BRAND EQUITY TRACKING – AN OLD MODEL
To protect the value of brand franchises most companies implement some form of quantitative brand equity tracking survey. These are designed to assess overall brand health and benchmark a brand versus its competition over time.
For example, many years ago when I was working in brand management for a Fortune 100 consumer products company, I remember gathering in a conference room one rainy February morning to listen to our brand equity research vendor report the results for the prior year’s brand equity tracking survey.
The room was packed with many of the Company’s senior leaders because, at the time, the laundry care brand I was
working on was the cash cow of the company. Everyone’s stock option plan was riding on the performance of the golden goose.
As our research vendor presented their findings and page after page of brand attribute scores the tension in the room was palpable. My manager was particularly nervous because his job performance would be equated with the brand’s performance.
Most of the brand attribute scores being presented by the vendor were the same versus prior years. For example, consumers rated the brand a 4.2 out of 5.0 on the attribute of quality – the same score as last year. But there were a couple of brand attribute dimensions that were slightly declining. The vendor said the declines weren’t statistically significant but everyone left the room feeling a bit uneasy. Shortly thereafter my manager was moved to a different assignment in the company.
Similar low-level dramas play out in company conference rooms around the world as marketers keep an eye on the brands they govern.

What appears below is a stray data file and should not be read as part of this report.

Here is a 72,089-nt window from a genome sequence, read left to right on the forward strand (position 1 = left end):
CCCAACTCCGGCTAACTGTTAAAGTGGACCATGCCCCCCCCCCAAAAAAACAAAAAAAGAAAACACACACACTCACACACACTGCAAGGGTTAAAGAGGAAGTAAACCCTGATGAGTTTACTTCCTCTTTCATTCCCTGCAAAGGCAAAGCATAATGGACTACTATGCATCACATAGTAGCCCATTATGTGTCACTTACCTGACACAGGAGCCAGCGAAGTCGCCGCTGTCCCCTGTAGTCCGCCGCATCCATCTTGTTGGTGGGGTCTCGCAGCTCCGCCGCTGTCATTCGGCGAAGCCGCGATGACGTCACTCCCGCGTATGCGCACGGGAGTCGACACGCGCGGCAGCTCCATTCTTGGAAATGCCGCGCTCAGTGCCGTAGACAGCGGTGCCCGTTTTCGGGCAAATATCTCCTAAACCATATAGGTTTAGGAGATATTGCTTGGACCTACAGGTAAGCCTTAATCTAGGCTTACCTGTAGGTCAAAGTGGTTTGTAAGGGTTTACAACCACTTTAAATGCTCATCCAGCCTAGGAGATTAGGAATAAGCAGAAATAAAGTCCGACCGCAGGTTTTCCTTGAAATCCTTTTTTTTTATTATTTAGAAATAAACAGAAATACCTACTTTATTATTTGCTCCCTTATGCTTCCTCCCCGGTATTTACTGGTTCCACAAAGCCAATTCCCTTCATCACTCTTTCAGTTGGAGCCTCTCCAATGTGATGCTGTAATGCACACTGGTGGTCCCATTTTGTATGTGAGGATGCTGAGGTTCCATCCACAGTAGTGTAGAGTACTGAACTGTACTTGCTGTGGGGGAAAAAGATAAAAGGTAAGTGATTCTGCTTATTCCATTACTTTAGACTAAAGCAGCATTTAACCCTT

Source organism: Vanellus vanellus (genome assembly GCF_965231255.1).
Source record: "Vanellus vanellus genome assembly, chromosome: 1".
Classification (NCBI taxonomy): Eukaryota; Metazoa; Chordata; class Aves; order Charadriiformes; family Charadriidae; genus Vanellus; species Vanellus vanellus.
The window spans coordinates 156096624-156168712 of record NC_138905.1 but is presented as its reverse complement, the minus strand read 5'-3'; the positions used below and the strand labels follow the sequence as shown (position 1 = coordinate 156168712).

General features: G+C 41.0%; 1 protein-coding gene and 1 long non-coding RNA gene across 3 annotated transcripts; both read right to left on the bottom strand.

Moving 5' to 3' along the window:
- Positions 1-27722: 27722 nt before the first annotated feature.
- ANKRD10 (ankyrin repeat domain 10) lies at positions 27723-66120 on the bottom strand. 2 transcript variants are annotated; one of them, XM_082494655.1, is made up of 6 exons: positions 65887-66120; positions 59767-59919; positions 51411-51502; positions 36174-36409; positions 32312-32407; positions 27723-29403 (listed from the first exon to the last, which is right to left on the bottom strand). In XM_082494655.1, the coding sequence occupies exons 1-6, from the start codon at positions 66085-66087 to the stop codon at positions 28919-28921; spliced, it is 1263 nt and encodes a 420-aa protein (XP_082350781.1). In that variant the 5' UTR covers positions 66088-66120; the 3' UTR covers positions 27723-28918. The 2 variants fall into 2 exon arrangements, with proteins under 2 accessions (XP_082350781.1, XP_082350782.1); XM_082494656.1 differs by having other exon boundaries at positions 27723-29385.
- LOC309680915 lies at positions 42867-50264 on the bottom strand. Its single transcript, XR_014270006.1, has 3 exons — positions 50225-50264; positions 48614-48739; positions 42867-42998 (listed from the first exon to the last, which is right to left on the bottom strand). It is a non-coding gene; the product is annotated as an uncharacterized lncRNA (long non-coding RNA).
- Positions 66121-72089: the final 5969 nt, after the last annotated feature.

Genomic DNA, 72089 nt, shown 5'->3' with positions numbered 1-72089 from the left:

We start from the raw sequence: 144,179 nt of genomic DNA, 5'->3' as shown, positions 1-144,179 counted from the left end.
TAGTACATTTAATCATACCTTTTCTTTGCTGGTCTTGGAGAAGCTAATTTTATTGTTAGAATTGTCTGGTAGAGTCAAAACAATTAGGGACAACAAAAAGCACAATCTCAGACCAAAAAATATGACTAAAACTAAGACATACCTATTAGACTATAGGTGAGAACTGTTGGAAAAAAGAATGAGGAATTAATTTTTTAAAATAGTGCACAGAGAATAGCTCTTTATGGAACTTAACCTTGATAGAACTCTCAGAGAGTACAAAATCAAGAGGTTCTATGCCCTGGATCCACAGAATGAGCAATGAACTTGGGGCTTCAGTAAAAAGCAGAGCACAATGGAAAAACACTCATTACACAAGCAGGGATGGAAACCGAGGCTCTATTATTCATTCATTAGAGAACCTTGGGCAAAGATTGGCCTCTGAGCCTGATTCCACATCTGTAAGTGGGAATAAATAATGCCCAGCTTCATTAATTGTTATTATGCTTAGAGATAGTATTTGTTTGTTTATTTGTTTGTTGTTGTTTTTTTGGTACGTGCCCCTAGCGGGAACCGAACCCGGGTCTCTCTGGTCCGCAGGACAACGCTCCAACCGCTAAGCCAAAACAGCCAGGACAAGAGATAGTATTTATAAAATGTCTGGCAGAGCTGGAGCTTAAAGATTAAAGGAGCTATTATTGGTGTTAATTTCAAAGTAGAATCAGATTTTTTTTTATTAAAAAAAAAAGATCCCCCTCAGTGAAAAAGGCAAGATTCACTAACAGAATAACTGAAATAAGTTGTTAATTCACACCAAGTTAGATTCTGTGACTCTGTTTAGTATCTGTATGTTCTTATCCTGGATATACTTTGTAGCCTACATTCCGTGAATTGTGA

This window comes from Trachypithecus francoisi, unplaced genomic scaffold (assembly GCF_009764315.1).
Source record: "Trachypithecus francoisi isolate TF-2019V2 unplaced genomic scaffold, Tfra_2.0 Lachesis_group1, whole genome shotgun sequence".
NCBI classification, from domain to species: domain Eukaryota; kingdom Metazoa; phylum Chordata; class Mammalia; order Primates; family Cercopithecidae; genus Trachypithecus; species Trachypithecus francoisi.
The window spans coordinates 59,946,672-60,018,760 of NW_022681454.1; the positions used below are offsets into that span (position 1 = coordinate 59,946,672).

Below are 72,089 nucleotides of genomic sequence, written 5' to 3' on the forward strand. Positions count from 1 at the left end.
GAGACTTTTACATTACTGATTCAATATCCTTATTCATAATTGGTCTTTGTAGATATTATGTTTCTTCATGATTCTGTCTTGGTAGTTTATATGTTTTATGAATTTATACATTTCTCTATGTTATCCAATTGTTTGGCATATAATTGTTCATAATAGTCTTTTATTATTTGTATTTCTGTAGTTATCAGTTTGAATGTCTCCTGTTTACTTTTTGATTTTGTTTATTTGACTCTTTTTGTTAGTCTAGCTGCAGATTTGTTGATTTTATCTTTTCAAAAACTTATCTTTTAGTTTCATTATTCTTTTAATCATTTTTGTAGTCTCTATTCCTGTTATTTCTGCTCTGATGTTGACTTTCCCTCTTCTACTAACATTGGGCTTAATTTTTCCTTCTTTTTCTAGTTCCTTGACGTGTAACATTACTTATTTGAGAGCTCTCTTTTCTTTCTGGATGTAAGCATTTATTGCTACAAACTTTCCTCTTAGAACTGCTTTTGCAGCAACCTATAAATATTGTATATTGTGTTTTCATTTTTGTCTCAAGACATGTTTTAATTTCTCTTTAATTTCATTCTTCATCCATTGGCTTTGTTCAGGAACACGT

However, the concept of annual brand equity tracking via survey methodologies is beginning to be debated. Some marketers and researchers are challenging this conventional approach because of poor actionability and high cost.
LEADING INDICATORS VERSUS LAGGING INDICATORS
Survey-based brand equity trackers produce lagging indicators of brand health because they report the past — the past year, the past quarter, etc. This may have been ok when broadcast media reigned supreme and much of the marketer’s focus was the development of next year’s TV ad campaign.
But lagging indicators of brand and business health are becoming irrelevant given the rise of real-time marketing and the shifting media landscape from broadcast media to digital formats.
As more and more of the marketer’s wallet flows to digital and marketing platforms like social media the people who run brands can ill afford to rely on lagging indicators to assess the health of their franchises and effectiveness of their marketing investments.
They must migrate to leading indicators of brand health from a new generation of insight companies like Brand VO2 that mine insights about brand and competitor health from on-line conversations in real-time.
The reason the tide is turning on traditional brand equity tracking is simple. Brands now live in a dynamic digital footprint where customer and consumer opinion can change over-night and new forms of competition can materialize out of the blue. The idea that a company can assess brand health once a year, measure the same attributes year-after-year, and look at the same competitive set year-after year is outdated given the pace of marketplace change, migration to e-commerce in many industries and rising influence of social media.
THE HIGH COST OF BLIND SPOTS
Let’s go back to the laundry care brand example. That brand franchise has been under business pressure for decades as it faces challenges on several fronts including:
- New forms of competition including laundry boosters like Oxi-Clean